Remembering a childhood friend

Children and adolescents grieve in their own way according to their unique developmental timeline. It can be challenging for parents and adults to understand their children’s grief reactions and how to best support them. This discussion group will feature topics that relate to supporting children and teens in managing the big feelings of grief.

Remembering a childhood friend

Postby KarenH » Mon Apr 07, 2014 12:55 pm

I talked to a mom recently who wanted to check in about renewed grief reactions her 13-year old daughter was experiencing related to the death of a friend several years ago. From time to time, her daughter would spend time looking at pictures, and talking about what her friend might be like today if she hadn't died. Mom wondered if this was ok, or if it was anything she should be worried about.

When someone special dies, it's normal to want to hold on to memories of that person. It's also normal for our grief to come "out of nowhere" from time to time, even years after the death. This is true for kids, teens and adults. For kids and teens, memories and feelings of grief may be especially noticeable around special events and developmental milestones. In this case, the girl and her other friends were all celebrating their thirteenth birthdays and experiencing all the great and sometimes NOT great things that middle school brings...changing social groups, new interests, growing up, etc. Indications that life for them continues on without their old friend.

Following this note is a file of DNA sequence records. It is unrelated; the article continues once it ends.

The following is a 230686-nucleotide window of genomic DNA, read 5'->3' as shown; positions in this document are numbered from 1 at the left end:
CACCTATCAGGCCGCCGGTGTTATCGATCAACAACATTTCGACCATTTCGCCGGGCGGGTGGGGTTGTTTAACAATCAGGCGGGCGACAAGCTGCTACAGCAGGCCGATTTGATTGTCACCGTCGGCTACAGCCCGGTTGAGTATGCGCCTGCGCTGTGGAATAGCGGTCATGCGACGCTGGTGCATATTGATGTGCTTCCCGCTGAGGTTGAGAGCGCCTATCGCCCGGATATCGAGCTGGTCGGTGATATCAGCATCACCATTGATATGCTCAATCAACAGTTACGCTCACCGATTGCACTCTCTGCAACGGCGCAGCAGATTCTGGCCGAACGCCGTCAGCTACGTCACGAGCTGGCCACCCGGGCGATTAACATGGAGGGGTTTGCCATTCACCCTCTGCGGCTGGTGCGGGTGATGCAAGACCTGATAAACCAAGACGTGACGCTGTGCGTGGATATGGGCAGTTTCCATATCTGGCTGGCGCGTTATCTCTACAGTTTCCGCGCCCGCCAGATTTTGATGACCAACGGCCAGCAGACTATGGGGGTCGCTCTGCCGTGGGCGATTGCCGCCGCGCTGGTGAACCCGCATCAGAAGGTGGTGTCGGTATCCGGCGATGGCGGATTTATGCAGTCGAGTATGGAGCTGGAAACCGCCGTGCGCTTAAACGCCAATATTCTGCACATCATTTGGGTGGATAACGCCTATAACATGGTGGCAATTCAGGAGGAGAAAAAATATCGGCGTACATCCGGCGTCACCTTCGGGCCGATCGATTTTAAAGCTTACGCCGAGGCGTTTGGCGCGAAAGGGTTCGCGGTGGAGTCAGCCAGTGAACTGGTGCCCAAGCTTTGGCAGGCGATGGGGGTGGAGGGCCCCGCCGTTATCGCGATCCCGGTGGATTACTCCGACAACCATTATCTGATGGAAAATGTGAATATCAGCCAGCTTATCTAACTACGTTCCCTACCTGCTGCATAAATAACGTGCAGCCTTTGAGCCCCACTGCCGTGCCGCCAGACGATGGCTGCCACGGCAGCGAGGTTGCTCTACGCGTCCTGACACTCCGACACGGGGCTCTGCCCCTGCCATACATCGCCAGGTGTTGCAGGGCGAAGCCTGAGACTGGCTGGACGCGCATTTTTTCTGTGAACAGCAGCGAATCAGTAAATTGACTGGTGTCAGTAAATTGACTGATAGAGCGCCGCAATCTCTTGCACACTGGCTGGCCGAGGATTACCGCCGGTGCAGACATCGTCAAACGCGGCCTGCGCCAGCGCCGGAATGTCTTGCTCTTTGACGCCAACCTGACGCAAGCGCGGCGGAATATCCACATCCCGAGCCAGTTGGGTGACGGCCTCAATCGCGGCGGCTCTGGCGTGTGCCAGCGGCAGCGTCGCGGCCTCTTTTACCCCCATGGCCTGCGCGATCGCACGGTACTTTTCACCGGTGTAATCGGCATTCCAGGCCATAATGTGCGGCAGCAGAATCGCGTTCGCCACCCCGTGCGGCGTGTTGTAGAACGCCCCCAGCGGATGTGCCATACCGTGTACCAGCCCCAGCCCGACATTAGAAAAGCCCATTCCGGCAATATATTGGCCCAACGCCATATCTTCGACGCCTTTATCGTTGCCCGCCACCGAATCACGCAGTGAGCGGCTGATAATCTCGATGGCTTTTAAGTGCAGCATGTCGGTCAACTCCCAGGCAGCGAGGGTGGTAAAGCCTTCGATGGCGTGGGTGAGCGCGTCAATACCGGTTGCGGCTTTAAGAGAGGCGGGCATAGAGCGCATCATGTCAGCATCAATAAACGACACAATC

Mom assured me that her daughter is involved in school and active with her other friends. She is able to spend time looking at old photographs and reminiscing, but doesn't feel "stuck" or hopeless in her grief. For her, this seems to be a way that she continues to remember her friend, and to make sense of the place she had in her life. I encouraged her to listen when her daughter wants to talk, look at the pictures with her, laugh at the happy memories, and to make sure she knows help is available if her feelings ever become more than she can manage on her own.

Has anyone else ever experienced this? How have you handled it?
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